At 321 pages, this book is deceptively lightweight, and minimally footnoted, but the author manages to pack an impressive amount of content between its covers.
Over the course of ten chapters, subjects covered include, among others, the fortunes of Islam in Africa, the reign of Ivan III and his massive expansion of Russia, and the complex tensions between Confucian mandarins and the Buddhist-sympathizing Ming dynasty.

Some of Fernandez-Armesto's most striking observations are only briefly treated in the text, but provide much room for further thought: for example, his speculation that a decline in the fortunes of the great empire of Mali, during the fifteenth century, may have directly influenced the concurrent decline in the status of black people, evinced in contemporary map illustrations, thus strengthening the justifications for the slave trade (itself already well underway) and constituting a dramatic turning-point in the history of race relations.

Occasionally, the author's attempts to provide contemporary pop-culture parallels for historic reference points can feel slightly jarring, but this is rarely an issue and in any case is also a reflection of the book's appealing chattiness and immense enthusiasm for and engagement with its subject.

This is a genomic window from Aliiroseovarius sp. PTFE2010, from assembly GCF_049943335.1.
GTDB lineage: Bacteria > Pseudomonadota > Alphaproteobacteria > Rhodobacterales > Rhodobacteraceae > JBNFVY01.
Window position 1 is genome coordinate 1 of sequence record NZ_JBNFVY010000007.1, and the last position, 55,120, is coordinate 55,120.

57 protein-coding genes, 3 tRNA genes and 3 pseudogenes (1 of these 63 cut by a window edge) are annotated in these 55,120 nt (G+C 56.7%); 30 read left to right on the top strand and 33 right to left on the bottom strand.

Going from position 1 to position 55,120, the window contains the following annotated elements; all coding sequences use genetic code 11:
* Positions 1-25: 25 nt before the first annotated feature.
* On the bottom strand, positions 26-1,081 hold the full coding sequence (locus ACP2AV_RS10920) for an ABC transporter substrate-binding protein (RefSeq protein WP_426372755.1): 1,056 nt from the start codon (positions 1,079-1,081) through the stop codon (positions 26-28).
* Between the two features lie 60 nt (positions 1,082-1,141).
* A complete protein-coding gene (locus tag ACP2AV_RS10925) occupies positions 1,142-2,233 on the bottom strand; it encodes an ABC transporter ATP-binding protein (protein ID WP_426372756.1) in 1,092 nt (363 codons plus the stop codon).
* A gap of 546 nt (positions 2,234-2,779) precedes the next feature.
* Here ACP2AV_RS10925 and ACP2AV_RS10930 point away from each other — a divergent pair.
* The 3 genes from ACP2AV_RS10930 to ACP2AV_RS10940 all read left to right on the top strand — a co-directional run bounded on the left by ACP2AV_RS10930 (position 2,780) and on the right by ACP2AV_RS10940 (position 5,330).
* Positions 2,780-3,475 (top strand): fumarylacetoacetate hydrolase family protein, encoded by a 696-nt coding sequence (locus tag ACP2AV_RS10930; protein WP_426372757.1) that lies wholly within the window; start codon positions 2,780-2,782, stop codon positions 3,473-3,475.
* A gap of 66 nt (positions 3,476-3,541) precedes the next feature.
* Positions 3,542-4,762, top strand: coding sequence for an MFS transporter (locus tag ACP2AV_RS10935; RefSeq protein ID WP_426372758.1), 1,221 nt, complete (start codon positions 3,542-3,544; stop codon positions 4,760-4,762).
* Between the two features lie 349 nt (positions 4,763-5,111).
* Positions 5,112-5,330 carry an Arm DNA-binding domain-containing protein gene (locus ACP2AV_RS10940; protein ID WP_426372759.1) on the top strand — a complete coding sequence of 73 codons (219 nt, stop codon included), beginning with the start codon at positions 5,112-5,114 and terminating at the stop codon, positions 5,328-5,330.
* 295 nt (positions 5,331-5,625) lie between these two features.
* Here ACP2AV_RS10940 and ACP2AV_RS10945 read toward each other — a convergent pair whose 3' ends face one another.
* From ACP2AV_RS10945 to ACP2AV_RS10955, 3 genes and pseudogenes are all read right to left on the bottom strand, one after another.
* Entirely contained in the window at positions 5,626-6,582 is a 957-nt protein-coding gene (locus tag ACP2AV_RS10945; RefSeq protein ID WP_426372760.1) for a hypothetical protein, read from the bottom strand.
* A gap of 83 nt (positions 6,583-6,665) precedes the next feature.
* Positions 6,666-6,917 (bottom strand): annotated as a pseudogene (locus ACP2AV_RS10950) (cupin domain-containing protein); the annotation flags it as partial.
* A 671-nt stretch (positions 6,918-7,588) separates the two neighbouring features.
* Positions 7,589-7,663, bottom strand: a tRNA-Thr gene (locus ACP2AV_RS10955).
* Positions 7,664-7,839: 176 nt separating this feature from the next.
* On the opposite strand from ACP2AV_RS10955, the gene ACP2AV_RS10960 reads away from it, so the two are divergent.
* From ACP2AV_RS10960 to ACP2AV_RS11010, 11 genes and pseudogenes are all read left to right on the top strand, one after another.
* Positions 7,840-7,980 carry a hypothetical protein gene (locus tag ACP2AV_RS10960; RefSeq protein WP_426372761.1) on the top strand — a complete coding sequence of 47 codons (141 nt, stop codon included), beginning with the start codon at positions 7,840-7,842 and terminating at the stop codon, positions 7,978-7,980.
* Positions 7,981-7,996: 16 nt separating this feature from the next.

Notwithstanding its light touch, however, this study provides a cogent and intensive analysis of why other parts of the world, for one reason or another, did not take over the Americas -- thus giving the lie to the inevitability of the "rise of the West" -- and what this take-over, five hundred odd years ago, means for the world today.


The Seas
The Seas
by Samantha Hunt
Edition: Paperback

1 of 1 people found the following review helpful
4.0 out of 5 stars Beautifully written and haunting, 19 Sept. 2011
This review is from: The Seas (Paperback)
Beautifully written and haunting tale of a girl growing up in a town, in the 'Far North', which is best known for its phenomenal rate of alcoholics per capita, and who may or may not be a mermaid.

The supernaturally inflected, often dream-like story describes her troubled friendship with a local war veteran (and alcoholic)and their attempts to make sense of their lives and perhaps to find some way out of their situations. More of a novella than a novel, and perhaps more of a modern fairy tale than a novel, The Seas leaves a long-lasting and powerful, if hard to encapsulate, impression on the reader's imagination and own dreams.